Martin SFP BryantFounder
Martin Bryant is founder of Big Revolution, where he helps tech companies refine their proposition and positioning, and develops high-qualit Martin Bryant is founder of Big Revolution, where he helps tech companies refine their proposition and positioning, and develops high-quality, compelling content for them. He previously served in several roles at TNW, including Editor-in-Chief. He left the company in April 2016 for pastures new.
Yesterday I was invited onto a BBC radio show to talk about how the shift to digital media is affecting gift-giving. It made me think about how much harder my Christmas list is to compile nowadays.
I used to be able to suggest a bunch of ideas to family who asked what I wanted as a gift – music CDs, movies and TV shows on DVD… Now I get all the media I need or want through Spotify, Netflix and Amazon Prime Video. If I really like something, I’ll buy a digital copy but I haven’t bought a physical disc in a long time.
Even if someone did give me a CD or DVD for Christmas I’d struggle to play it; no computer I’ve bought in the past five years has an optical media drive, and I don’t have a traditional ‘hi-fi.’ I’d have to dig out the USB DVD drive I have stashed away somewhere I keep such little-used gadgets.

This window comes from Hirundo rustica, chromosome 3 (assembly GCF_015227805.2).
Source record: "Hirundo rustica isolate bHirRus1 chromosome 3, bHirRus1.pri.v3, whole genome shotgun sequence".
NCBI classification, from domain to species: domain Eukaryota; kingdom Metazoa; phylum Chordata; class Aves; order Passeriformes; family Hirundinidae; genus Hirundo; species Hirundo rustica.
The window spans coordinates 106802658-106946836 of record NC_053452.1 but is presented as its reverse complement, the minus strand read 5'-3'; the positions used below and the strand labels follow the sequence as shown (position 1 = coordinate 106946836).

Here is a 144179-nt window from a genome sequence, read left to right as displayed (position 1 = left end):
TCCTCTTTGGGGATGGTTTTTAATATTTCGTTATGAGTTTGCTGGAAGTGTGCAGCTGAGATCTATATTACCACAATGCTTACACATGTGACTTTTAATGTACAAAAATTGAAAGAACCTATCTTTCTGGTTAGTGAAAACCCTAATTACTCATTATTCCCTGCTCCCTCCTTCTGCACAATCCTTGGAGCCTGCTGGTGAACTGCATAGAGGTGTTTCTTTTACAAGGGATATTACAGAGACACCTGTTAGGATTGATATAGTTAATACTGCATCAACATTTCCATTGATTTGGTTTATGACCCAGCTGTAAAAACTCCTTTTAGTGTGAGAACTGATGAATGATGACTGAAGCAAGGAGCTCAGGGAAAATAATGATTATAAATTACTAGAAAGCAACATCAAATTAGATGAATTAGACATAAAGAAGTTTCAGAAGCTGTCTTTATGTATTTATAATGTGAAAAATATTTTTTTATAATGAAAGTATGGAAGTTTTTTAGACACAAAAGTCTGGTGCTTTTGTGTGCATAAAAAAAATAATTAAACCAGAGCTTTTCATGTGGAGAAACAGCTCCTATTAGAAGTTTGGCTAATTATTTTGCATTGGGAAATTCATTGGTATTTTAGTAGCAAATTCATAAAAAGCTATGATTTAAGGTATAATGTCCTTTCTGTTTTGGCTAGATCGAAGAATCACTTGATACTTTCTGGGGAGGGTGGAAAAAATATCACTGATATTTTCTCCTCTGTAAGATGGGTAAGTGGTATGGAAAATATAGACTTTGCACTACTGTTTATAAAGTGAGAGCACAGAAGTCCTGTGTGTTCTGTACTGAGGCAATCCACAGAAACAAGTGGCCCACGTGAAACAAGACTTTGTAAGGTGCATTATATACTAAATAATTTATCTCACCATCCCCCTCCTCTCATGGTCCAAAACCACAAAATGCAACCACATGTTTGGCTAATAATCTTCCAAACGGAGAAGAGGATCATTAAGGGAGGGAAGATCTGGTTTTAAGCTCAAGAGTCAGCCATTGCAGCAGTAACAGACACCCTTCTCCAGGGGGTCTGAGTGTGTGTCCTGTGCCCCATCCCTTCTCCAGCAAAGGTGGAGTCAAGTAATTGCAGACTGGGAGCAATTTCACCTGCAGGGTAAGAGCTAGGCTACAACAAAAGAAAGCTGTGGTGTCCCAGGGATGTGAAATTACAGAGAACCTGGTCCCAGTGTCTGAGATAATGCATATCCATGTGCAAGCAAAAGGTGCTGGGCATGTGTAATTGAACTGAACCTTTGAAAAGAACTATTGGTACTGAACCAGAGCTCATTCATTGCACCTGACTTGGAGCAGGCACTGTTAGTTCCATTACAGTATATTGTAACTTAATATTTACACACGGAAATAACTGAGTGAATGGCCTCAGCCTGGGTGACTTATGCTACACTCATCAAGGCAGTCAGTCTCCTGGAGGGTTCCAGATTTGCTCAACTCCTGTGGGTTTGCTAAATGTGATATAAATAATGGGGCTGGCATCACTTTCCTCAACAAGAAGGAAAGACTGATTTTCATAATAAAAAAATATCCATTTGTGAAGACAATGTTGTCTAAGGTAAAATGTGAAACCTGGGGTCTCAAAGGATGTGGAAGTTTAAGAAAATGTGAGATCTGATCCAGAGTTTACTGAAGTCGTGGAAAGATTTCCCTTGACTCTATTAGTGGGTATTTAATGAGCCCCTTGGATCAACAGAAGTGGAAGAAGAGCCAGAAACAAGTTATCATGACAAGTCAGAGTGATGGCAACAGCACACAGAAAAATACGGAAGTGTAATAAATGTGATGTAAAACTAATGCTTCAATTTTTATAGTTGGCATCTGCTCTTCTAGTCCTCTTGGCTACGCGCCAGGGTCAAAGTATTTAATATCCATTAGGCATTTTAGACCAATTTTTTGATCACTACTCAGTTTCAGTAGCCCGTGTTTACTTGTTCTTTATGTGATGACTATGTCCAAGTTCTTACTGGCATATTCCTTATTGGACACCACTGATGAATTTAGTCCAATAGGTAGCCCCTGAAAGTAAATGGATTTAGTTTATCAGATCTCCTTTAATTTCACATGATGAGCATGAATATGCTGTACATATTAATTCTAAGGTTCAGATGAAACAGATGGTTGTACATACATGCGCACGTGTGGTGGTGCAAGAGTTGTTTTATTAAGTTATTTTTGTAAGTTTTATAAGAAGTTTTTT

Yes, gift giving is becoming more tricky. An iTunes or Spotify gift card just doesn’t quite match up to unwrapping good old fashioned actual music and movies. Video games still survive in the physical realm, but it’s easy to imagine the next generation of consoles placing streaming ahead of a disc in a box.
Sure, there are plenty of gifts you can give that aren’t music, movies and TV shows, but for many people they were an easy buy as a stocking filler for family or a thoughtful but inexpensive gift for a colleague.
When someone invents ‘Netflix for slippers,’ ‘Uber for nice boxes of chocolates’ and ‘Spotify for craft ale’ we might as well give up on gift-giving altogether.
A version of this article appeared in the TNW Weekly newsletter. Sign up to get it in your inbox every Friday.
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